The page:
Health seeking behavior as a predictor of healthcare utilization in a population of patients with spinal pain.

Published

Journal Article

BACKGROUND:The global burden of low back pain is growing rapidly, accompanied by increasing rates of associated healthcare utilization. Health seeking behavior (HSB) has been suggested as a mediator of healthcare utilization. The aims of this study were to: 1) develop a proxy HSB measure based on healthcare consumption patterns prior to initial consultation for spinal pain, and 2) examine associations between the proxy HSB measure and future healthcare utilization in a population of patients with spine disorders. METHODS:A cohort of 1,691 patients seeking care for spinal pain at a single military hospital were included. Cluster analyses were performed for the identification of a proxy HSB measure. Logistic regression was used to identify the predictive capacity of HSB on eight different general and spine-related high healthcare utilization (upper 25%) outcomes variables. RESULTS:The strongest proxy measure of HSB was prior primary care provider visits. In unadjusted models, HSB predicted healthcare utilization across all eight general and spine-related outcome variables. After adjusting for covariates, HSB still predicted general and spine-related healthcare utilization for most variables including total medical visits (OR = 2.48, 95%CI 1.09,3.11), total medical costs (OR = 2.72, 95%CI 2.16,3.41), and low back pain-specific costs (OR = 1.31, 95%CI 1.00,1.70). CONCLUSION:Health seeking behavior prior to initial consultation for spine pain was related to healthcare utilization after consultation for spine pain. HSB may be an important variable to consider when developing an individualized care plan and considering the prognosis of a patient.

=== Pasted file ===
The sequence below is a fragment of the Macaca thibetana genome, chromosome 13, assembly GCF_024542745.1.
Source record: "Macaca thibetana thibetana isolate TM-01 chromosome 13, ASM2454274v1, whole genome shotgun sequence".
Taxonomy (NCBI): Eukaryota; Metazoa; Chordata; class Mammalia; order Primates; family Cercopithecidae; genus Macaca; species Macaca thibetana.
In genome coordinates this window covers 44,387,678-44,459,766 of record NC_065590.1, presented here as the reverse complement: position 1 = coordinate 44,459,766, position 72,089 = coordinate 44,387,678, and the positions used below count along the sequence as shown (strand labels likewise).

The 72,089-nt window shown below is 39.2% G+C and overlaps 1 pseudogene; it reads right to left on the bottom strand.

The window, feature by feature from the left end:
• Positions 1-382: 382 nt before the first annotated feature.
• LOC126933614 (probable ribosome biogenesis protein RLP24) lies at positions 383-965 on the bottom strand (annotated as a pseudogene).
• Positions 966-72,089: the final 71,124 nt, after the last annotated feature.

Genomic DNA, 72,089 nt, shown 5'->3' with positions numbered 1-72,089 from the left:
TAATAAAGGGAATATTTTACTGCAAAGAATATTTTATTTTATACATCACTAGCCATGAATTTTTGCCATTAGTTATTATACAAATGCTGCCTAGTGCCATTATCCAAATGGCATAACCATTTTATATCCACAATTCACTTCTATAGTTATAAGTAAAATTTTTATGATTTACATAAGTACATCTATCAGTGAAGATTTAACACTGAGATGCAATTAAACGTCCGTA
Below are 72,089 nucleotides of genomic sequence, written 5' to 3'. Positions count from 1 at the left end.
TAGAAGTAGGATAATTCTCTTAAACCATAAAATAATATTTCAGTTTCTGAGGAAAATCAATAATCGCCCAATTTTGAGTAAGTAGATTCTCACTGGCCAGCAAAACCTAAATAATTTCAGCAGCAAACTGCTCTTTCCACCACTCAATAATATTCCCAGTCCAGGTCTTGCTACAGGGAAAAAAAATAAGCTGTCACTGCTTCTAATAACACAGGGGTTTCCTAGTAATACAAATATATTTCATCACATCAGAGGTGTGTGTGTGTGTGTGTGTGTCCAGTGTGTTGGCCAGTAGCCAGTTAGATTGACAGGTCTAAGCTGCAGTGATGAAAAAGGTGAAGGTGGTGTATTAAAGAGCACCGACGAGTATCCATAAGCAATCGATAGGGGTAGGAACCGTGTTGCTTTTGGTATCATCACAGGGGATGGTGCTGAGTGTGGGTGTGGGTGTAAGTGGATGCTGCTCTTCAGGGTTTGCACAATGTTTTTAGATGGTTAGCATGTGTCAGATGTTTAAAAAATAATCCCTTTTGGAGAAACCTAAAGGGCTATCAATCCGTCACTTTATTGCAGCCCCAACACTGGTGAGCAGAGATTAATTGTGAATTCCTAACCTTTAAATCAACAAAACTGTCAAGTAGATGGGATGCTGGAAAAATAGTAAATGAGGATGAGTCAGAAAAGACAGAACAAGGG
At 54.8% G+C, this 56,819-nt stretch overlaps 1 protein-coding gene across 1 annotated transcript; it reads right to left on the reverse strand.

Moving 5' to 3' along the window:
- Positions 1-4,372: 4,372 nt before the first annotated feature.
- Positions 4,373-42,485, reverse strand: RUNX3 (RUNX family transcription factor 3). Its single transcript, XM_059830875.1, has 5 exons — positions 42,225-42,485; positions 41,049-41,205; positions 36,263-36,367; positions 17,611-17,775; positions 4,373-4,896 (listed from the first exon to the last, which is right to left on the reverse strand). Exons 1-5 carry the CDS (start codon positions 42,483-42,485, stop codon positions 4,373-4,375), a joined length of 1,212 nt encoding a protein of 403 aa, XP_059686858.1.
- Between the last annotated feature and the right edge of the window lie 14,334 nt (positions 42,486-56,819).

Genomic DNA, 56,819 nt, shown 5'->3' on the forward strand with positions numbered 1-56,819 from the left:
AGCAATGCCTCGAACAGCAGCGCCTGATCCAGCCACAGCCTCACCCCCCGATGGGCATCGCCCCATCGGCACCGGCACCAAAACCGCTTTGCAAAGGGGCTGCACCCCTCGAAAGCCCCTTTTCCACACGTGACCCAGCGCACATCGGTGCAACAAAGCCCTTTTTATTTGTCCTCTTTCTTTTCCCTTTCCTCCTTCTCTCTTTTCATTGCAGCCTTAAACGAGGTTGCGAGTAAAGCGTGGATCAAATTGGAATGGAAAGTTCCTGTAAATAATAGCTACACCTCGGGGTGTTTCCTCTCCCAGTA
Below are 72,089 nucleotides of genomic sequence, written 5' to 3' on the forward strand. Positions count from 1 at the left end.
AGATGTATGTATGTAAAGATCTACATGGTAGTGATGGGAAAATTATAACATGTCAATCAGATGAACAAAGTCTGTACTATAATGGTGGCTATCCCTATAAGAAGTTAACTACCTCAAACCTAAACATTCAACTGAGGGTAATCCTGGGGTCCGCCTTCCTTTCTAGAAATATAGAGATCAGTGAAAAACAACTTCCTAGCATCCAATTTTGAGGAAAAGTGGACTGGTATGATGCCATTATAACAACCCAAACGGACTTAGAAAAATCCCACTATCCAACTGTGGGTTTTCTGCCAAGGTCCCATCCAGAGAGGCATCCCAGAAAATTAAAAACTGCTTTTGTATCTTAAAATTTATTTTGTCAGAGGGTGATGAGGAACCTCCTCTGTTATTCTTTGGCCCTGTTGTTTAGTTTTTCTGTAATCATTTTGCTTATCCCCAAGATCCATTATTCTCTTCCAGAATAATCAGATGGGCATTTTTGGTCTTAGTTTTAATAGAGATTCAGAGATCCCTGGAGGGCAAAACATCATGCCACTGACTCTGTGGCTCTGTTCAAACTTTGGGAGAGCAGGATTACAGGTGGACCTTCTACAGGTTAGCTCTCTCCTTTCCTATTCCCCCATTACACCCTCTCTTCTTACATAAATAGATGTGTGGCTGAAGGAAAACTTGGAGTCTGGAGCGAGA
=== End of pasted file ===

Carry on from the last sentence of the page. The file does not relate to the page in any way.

Full Text

Duke Authors

Cited Authors

  • Clewley, D; Rhon, D; Flynn, T; Koppenhaver, S; Cook, C

Published Date

  • January 2018

Published In

Volume / Issue

  • 13 / 8

Start / End Page

  • e0201348 -

PubMed ID

  • 30067844

Pubmed Central ID

  • 30067844

Electronic International Standard Serial Number (EISSN)

  • 1932-6203

International Standard Serial Number (ISSN)

  • 1932-6203

Digital Object Identifier (DOI)

  • 10.1371/journal.pone.0201348

Language

  • eng